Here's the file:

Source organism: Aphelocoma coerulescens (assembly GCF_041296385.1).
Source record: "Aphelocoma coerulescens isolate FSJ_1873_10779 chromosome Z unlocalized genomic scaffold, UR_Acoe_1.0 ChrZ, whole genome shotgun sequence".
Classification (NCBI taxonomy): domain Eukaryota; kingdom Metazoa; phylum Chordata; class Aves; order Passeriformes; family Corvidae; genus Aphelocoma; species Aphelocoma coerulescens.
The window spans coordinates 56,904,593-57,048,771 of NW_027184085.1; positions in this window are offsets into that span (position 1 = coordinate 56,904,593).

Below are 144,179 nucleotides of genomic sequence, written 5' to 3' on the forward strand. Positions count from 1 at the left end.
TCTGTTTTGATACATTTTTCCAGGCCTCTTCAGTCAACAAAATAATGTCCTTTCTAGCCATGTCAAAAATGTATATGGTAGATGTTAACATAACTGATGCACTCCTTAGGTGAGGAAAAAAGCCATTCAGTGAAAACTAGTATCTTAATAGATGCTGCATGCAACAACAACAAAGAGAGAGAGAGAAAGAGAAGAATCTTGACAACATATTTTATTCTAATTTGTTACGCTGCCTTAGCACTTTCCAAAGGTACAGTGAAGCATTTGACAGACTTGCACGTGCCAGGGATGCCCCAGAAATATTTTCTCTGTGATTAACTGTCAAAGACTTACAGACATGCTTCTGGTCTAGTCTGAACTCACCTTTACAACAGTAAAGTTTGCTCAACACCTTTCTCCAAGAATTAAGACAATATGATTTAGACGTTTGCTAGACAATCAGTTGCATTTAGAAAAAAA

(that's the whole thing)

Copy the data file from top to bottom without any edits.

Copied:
Source organism: Aphelocoma coerulescens (assembly GCF_041296385.1).
Source record: "Aphelocoma coerulescens isolate FSJ_1873_10779 chromosome Z unlocalized genomic scaffold, UR_Acoe_1.0 ChrZ, whole genome shotgun sequence".
Classification (NCBI taxonomy): domain Eukaryota; kingdom Metazoa; phylum Chordata; class Aves; order Passeriformes; family Corvidae; genus Aphelocoma; species Aphelocoma coerulescens.
The window spans coordinates 56,904,593-57,048,771 of NW_027184085.1; positions in this window are offsets into that span (position 1 = coordinate 56,904,593).

Below are 144,179 nucleotides of genomic sequence, written 5' to 3' on the forward strand. Positions count from 1 at the left end.
TCTGTTTTGATACATTTTTCCAGGCCTCTTCAGTCAACAAAATAATGTCCTTTCTAGCCATGTCAAAAATGTATATGGTAGATGTTAACATAACTGATGCACTCCTTAGGTGAGGAAAAAAGCCATTCAGTGAAAACTAGTATCTTAATAGATGCTGCATGCAACAACAACAAAGAGAGAGAGAGAAAGAGAAGAATCTTGACAACATATTTTATTCTAATTTGTTACGCTGCCTTAGCACTTTCCAAAGGTACAGTGAAGCATTTGACAGACTTGCACGTGCCAGGGATGCCCCAGAAATATTTTCTCTGTGATTAACTGTCAAAGACTTACAGACATGCTTCTGGTCTAGTCTGAACTCACCTTTACAACAGTAAAGTTTGCTCAACACCTTTCTCCAAGAATTAAGACAATATGATTTAGACGTTTGCTAGACAATCAGTTGCATTTAGAAAAAAA